David Irving, who had pleaded guilty and insisted during his one-day trial that he had had a change of heart and now acknowledged the Nazis' World War II slaughter of six million Jews, had faced up to 10 years behind bars.

 

Before Monday's verdict, Irving conceded he had erred in contending there were no gas chambers at the Auschwitz concentration camp.

 

Irving said: "I made a mistake when I said there were no gas chambers at Auschwitz."

 

He also expressed sorrow "for all the innocent people who died during the Second World War".

 

Irving's lawyer immediately announced he would appeal the sentence.

 

Elmar Kresbach, the lawyer, said: "I consider the verdict a little too stringent. I would say it's a bit of a message trial."

   

Irving appeared shocked as the sentence was read out. Moments later, an elderly man who identified himself only as a family friend called out: "Stay strong, David - stay strong," before he was escorted from the courtroom.

 

1989 speeches

 

"I made a mistake when I said there were no gas chambers at Auschwitz"

David Irving,
British historian

Irving, 67, has been in custody since his arrest in November on charges stemming from two speeches he gave in Austria in 1989 in which he was accused of denying the Nazis' extermination of six million Jews.

 

Earlier on Monday, he told journalists he considered it "ridiculous" that he was standing trial for remarks made 17 years ago.

 

Handcuffed and wearing a navy blue suit, he arrived at court carrying a copy of one of his most controversial books – "Hitler's War," which challenges the extent of the Holocaust.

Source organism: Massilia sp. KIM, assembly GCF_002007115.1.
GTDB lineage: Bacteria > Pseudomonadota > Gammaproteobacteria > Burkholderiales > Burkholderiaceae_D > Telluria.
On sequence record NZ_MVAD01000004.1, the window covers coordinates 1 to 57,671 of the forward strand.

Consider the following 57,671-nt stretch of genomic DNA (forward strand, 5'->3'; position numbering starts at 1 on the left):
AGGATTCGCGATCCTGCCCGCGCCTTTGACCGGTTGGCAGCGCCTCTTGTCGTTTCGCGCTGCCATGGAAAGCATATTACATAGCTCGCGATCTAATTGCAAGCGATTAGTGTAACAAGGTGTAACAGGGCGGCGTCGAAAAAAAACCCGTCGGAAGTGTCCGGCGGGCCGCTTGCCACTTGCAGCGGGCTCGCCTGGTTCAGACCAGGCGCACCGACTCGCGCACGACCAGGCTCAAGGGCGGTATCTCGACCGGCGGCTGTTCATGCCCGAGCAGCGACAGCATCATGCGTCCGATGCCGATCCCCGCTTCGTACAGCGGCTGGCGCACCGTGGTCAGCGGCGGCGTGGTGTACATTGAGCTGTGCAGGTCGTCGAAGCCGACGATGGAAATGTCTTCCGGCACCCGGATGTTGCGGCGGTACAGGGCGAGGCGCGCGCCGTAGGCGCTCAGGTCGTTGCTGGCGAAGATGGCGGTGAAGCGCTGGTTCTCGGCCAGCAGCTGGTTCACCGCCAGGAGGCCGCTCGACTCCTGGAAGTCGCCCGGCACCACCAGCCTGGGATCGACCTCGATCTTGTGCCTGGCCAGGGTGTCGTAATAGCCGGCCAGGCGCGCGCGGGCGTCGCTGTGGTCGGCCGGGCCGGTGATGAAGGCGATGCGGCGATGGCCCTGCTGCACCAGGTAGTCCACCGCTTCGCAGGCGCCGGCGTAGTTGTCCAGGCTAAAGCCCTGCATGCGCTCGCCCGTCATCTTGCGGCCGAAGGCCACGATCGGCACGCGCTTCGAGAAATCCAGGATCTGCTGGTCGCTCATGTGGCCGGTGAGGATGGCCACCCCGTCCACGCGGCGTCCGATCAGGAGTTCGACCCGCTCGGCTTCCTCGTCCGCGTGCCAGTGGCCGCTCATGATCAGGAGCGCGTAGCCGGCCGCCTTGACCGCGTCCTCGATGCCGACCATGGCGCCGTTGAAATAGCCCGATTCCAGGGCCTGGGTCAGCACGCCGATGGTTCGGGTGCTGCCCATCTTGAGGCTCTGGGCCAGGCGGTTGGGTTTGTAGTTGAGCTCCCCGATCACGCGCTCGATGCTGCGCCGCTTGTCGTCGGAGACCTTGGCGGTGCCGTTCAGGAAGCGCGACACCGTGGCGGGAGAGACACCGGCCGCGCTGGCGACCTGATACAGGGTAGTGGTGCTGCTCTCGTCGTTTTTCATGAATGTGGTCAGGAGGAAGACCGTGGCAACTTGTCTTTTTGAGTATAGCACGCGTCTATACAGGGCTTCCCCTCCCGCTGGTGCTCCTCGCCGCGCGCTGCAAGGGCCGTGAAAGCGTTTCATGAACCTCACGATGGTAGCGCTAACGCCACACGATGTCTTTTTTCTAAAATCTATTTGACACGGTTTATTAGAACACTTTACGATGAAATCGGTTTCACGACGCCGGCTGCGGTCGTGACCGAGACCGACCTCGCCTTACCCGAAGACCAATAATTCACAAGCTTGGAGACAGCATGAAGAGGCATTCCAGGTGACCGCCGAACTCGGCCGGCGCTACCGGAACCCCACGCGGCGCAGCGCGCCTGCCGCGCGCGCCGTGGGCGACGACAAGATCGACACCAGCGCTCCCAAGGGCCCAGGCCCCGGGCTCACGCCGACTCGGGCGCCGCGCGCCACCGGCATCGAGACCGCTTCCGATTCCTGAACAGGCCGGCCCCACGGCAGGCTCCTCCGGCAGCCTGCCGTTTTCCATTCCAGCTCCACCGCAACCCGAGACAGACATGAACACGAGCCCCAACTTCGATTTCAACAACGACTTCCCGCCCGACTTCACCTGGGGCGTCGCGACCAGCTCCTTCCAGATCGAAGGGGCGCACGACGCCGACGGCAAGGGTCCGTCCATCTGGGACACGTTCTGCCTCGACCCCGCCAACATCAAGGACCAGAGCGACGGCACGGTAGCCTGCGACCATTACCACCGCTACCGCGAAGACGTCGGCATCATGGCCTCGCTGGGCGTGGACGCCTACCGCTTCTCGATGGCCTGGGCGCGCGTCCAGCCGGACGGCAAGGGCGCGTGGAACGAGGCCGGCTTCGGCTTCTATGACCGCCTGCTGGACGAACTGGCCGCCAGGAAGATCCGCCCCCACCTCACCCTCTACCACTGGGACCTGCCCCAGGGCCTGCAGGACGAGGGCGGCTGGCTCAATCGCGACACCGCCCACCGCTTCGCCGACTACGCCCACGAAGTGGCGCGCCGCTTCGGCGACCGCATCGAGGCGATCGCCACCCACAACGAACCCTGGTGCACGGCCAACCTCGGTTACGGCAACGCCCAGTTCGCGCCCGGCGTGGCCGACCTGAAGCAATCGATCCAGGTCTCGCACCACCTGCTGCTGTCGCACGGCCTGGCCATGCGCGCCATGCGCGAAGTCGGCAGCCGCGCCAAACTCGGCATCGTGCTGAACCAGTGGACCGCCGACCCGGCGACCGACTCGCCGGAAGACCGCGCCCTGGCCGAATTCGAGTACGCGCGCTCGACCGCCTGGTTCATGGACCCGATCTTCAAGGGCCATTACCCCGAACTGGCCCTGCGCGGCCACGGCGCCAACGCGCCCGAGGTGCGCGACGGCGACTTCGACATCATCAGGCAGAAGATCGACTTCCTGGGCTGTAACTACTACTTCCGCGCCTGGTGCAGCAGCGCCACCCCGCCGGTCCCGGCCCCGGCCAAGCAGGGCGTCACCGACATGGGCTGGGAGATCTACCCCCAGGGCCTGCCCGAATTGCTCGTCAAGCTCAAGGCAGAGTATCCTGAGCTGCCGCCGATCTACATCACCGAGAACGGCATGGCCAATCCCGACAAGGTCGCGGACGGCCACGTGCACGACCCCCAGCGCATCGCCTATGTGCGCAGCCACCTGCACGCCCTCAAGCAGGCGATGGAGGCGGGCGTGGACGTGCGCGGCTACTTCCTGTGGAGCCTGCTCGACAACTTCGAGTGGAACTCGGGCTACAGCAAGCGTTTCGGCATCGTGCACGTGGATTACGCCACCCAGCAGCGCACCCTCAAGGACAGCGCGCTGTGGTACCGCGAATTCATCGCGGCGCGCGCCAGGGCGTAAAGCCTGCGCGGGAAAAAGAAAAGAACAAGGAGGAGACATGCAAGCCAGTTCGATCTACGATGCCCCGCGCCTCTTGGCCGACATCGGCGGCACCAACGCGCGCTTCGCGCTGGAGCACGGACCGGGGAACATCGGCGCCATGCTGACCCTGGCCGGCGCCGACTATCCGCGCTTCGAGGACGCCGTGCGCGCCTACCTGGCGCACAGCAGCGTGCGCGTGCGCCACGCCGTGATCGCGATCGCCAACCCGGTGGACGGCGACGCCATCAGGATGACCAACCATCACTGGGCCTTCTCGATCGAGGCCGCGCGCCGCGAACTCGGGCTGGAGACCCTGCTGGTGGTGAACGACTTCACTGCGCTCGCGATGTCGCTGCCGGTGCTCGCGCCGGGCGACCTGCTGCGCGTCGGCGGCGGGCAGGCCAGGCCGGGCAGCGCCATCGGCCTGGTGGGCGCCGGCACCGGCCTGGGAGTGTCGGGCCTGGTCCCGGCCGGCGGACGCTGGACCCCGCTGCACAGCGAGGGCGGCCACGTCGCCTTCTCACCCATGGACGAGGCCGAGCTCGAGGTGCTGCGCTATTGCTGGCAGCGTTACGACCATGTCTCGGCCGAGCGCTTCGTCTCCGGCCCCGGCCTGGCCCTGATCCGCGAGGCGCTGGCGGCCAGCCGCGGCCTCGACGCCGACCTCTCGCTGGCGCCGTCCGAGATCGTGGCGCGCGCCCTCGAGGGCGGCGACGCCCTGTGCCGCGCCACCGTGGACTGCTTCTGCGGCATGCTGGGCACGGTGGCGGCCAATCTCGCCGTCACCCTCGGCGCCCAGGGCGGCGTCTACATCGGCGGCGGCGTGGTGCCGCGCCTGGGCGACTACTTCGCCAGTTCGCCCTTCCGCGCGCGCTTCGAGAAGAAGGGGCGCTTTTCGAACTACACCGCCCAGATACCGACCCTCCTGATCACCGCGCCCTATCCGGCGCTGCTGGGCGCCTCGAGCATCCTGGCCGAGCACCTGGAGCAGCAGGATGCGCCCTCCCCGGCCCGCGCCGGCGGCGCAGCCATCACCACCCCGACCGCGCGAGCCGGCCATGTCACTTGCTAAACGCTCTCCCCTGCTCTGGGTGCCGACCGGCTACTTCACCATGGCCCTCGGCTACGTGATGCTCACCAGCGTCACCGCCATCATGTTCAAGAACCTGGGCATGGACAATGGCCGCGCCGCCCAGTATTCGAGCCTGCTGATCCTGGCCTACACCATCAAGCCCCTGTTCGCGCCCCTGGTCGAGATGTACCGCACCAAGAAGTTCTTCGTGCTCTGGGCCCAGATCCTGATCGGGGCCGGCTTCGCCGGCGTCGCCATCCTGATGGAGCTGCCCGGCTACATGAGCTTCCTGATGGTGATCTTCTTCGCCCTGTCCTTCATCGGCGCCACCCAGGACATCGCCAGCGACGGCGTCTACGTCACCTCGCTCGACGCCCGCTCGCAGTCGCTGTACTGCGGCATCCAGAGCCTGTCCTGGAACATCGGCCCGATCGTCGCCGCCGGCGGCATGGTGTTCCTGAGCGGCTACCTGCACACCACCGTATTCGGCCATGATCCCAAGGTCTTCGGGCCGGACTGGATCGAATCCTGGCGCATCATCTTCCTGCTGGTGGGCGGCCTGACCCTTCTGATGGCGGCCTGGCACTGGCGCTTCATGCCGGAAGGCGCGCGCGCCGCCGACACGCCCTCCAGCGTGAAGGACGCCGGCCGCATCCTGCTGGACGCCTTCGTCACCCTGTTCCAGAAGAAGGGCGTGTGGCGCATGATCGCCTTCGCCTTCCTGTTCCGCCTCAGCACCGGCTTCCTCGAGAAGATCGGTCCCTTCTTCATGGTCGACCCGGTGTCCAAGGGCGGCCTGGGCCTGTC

Irving's trial was held amidst new - and fierce - debate over freedom of expression in Europe, where the printing and reprinting of unflattering cartoons of the Prophet Muhammad has triggered violent protests worldwide.

 

Supporters

 

Kresbach, Irving's lawyer, said last month the controversial Third Reich historian was getting up to 300 pieces of fan mail a week from supporters around the world, and that while in detention he was writing his memoirs under the working title "Irving's War".  

 

Irving was arrested on 11 November in the southern Austrian province of Styria on a warrant issued in 1989.

 

He was charged under a federal law that makes it a crime to publicly diminish, deny or justify the Holocaust.

 

Irving had said there was no 
proof Nazis massacred the Jews

Irving had tried to win his provisional release on $24,000 bail, but a Vienna court refused, saying it considered him a flight risk.

 

Within two weeks of his arrest, he asserted through his lawyer that he had come to acknowledge the existence of Nazi-era gas chambers.

 

Holocaust denier

 

In the past, however, he has claimed that Adolf Hitler knew little if anything about the Holocaust, and has been quoted as saying there was "not one shred of evidence" the Nazis carried out their "Final Solution" to exterminate the Jewish population on such a massive scale.

 

Irving, the author of nearly 30 books, has contended most of those who died at concentration camps such as Auschwitz succumbed to diseases such as typhus rather than execution.

 

In 2000, Irving sued Deborah Lipstadt, an American Holocaust scholar, for libel in a British court, but lost. Charles Gray, the presiding judge in that case, wrote that Irving was "an active Holocaust denier ... anti-Semitic and racist".

 

Irving has had numerous run-ins with the law over the years.

 

In 1992, a judge in Germany fined him the equivalent of $6000 for publicly insisting the Nazi gas chambers at Auschwitz were a hoax.